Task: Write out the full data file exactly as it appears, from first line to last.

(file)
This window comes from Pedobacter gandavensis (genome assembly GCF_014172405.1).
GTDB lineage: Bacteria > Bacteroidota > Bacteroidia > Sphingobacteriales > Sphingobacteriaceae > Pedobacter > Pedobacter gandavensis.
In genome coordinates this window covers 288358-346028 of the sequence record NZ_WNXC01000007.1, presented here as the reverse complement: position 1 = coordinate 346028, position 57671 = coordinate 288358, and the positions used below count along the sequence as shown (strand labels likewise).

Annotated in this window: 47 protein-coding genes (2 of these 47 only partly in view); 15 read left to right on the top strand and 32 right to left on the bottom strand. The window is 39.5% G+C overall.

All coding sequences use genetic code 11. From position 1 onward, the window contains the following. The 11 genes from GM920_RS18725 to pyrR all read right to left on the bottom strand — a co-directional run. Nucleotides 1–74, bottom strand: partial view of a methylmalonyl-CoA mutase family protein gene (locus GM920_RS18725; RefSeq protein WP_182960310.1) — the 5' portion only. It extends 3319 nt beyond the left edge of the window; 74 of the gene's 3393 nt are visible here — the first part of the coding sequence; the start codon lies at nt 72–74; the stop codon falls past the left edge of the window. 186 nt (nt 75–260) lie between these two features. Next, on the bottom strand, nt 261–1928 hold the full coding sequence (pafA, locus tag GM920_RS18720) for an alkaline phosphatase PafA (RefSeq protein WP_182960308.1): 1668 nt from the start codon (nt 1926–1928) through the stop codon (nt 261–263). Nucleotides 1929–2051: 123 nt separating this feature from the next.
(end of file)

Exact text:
This window comes from Pedobacter gandavensis (genome assembly GCF_014172405.1).
GTDB lineage: Bacteria > Bacteroidota > Bacteroidia > Sphingobacteriales > Sphingobacteriaceae > Pedobacter > Pedobacter gandavensis.
In genome coordinates this window covers 288358-346028 of the sequence record NZ_WNXC01000007.1, presented here as the reverse complement: position 1 = coordinate 346028, position 57671 = coordinate 288358, and the positions used below count along the sequence as shown (strand labels likewise).

Annotated in this window: 47 protein-coding genes (2 of these 47 only partly in view); 15 read left to right on the top strand and 32 right to left on the bottom strand. The window is 39.5% G+C overall.

All coding sequences use genetic code 11. From position 1 onward, the window contains the following. The 11 genes from GM920_RS18725 to pyrR all read right to left on the bottom strand — a co-directional run. Nucleotides 1–74, bottom strand: partial view of a methylmalonyl-CoA mutase family protein gene (locus GM920_RS18725; RefSeq protein WP_182960310.1) — the 5' portion only. It extends 3319 nt beyond the left edge of the window; 74 of the gene's 3393 nt are visible here — the first part of the coding sequence; the start codon lies at nt 72–74; the stop codon falls past the left edge of the window. 186 nt (nt 75–260) lie between these two features. Next, on the bottom strand, nt 261–1928 hold the full coding sequence (pafA, locus tag GM920_RS18720) for an alkaline phosphatase PafA (RefSeq protein WP_182960308.1): 1668 nt from the start codon (nt 1926–1928) through the stop codon (nt 261–263). Nucleotides 1929–2051: 123 nt separating this feature from the next.